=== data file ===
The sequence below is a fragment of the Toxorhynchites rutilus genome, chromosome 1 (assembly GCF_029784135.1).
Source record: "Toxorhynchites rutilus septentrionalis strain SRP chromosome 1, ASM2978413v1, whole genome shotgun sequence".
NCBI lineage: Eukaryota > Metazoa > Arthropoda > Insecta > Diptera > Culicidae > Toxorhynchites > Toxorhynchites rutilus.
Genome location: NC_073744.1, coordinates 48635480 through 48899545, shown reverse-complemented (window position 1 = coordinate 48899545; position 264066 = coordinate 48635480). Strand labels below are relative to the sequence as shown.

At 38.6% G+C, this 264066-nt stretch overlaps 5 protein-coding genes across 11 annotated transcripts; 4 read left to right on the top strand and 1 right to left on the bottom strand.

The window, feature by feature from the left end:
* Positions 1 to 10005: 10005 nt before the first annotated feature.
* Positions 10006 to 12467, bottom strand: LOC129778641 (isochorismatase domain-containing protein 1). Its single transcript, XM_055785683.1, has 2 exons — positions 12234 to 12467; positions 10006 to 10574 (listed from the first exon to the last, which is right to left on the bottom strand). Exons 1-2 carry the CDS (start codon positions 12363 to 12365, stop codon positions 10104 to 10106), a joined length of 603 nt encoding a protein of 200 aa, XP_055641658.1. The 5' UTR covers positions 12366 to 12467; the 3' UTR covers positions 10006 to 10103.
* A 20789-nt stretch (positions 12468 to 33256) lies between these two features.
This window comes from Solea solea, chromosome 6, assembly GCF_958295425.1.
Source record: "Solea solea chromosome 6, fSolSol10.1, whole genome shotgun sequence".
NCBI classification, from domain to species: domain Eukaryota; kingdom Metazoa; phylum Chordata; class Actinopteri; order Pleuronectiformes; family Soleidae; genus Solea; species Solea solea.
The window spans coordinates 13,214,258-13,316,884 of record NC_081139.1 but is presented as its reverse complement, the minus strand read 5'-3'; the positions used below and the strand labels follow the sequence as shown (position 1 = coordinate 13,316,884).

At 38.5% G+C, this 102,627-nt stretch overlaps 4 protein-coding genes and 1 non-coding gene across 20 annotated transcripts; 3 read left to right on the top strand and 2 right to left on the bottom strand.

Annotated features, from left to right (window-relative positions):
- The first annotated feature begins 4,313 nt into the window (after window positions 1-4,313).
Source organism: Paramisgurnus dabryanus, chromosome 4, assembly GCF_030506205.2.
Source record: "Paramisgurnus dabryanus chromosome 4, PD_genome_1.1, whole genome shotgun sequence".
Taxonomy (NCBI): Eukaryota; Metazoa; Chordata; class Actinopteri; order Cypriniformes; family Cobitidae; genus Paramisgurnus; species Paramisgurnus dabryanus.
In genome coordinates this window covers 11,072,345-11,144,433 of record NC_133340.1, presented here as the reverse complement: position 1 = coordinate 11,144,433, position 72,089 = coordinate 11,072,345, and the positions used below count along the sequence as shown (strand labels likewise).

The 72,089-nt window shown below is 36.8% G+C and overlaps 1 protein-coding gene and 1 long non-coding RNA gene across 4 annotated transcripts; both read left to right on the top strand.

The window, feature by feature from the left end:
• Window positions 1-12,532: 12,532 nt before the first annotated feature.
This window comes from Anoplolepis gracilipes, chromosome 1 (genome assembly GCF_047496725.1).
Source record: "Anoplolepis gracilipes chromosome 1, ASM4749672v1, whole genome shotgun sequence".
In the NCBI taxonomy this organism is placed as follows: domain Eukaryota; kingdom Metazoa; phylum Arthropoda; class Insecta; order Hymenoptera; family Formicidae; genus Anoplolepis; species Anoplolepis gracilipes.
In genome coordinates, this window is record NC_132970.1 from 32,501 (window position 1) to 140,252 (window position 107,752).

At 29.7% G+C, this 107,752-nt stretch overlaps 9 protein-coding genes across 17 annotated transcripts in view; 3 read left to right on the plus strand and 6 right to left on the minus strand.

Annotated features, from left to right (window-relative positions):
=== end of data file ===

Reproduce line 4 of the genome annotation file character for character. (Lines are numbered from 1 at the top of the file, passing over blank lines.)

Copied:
Genome location: NC_073744.1, coordinates 48635480 through 48899545, shown reverse-complemented (window position 1 = coordinate 48899545; position 264066 = coordinate 48635480). Strand labels below are relative to the sequence as shown.